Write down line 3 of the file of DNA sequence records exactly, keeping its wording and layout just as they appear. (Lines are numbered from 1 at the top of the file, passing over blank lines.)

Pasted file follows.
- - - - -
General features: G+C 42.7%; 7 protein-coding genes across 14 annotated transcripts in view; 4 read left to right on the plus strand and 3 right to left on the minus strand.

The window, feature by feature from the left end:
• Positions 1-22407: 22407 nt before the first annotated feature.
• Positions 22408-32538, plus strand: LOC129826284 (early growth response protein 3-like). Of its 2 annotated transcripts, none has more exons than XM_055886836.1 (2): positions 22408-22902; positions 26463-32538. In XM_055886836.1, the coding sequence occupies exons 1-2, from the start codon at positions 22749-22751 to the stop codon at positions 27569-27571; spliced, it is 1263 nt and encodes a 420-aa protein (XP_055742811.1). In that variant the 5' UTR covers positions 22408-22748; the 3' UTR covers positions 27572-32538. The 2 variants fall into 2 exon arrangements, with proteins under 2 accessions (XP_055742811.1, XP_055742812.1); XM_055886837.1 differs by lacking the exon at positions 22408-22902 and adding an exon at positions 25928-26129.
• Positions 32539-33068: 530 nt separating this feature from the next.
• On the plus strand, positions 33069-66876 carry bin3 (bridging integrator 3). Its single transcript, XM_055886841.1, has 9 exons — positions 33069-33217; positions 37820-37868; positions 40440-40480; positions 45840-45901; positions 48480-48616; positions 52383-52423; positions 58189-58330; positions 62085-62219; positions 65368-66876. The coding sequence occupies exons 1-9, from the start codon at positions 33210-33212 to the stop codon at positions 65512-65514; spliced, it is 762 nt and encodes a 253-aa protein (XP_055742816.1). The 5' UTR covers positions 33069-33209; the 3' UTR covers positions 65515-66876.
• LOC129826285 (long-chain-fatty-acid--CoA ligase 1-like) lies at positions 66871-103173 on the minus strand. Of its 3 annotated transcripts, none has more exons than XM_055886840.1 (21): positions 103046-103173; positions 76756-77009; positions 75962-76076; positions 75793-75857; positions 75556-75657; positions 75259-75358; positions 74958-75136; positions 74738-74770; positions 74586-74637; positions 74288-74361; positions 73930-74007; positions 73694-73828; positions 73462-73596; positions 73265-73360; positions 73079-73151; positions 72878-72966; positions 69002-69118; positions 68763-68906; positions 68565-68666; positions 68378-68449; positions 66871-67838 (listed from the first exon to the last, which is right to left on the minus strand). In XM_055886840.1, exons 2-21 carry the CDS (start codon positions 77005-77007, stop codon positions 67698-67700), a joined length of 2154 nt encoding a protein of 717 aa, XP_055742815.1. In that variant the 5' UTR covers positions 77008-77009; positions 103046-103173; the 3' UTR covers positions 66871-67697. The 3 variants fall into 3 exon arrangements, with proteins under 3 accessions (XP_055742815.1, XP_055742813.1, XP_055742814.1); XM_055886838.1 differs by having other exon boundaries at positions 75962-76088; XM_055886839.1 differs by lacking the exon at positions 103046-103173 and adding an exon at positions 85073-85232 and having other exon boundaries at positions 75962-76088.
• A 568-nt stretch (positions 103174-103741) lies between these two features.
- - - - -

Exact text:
• Positions 1-22407: 22407 nt before the first annotated feature.